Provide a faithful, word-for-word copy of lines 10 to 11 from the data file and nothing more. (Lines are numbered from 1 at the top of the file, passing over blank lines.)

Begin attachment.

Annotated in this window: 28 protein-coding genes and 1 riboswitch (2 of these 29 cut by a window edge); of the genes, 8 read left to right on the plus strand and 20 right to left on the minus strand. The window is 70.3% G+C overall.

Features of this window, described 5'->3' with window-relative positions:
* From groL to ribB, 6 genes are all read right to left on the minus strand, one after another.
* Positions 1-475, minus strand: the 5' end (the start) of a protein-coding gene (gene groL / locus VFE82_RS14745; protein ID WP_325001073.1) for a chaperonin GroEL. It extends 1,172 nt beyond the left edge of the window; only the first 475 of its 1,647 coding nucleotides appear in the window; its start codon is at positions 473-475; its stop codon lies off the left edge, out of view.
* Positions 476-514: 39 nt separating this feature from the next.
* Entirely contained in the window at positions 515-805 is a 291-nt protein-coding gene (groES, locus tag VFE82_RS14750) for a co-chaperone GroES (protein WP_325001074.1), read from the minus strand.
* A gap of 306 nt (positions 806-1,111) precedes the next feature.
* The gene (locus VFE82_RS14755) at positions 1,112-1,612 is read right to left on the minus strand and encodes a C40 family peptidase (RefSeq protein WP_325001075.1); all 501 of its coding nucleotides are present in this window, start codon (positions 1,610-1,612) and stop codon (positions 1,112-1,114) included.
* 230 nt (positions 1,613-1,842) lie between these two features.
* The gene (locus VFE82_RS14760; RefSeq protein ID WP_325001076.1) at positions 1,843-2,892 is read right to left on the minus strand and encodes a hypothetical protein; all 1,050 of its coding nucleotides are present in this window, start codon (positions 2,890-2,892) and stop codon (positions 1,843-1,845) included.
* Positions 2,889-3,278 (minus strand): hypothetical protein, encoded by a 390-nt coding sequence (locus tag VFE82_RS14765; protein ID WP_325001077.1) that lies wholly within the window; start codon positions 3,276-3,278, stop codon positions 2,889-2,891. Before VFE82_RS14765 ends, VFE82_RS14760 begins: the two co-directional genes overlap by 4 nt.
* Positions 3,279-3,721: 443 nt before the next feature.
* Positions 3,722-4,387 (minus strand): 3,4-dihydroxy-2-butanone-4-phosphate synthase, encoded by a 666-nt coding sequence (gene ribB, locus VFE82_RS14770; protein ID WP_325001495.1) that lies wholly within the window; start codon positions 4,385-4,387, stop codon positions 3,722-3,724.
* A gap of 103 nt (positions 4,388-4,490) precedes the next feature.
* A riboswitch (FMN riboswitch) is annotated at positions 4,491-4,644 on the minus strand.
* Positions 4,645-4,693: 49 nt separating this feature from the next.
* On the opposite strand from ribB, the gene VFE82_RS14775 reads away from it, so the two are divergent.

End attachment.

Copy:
* The gene (locus VFE82_RS14760; RefSeq protein ID WP_325001076.1) at positions 1,843-2,892 is read right to left on the minus strand and encodes a hypothetical protein; all 1,050 of its coding nucleotides are present in this window, start codon (positions 2,890-2,892) and stop codon (positions 1,843-1,845) included.
* Positions 2,889-3,278 (minus strand): hypothetical protein, encoded by a 390-nt coding sequence (locus tag VFE82_RS14765; protein ID WP_325001077.1) that lies wholly within the window; start codon positions 3,276-3,278, stop codon positions 2,889-2,891. Before VFE82_RS14765 ends, VFE82_RS14760 begins: the two co-directional genes overlap by 4 nt.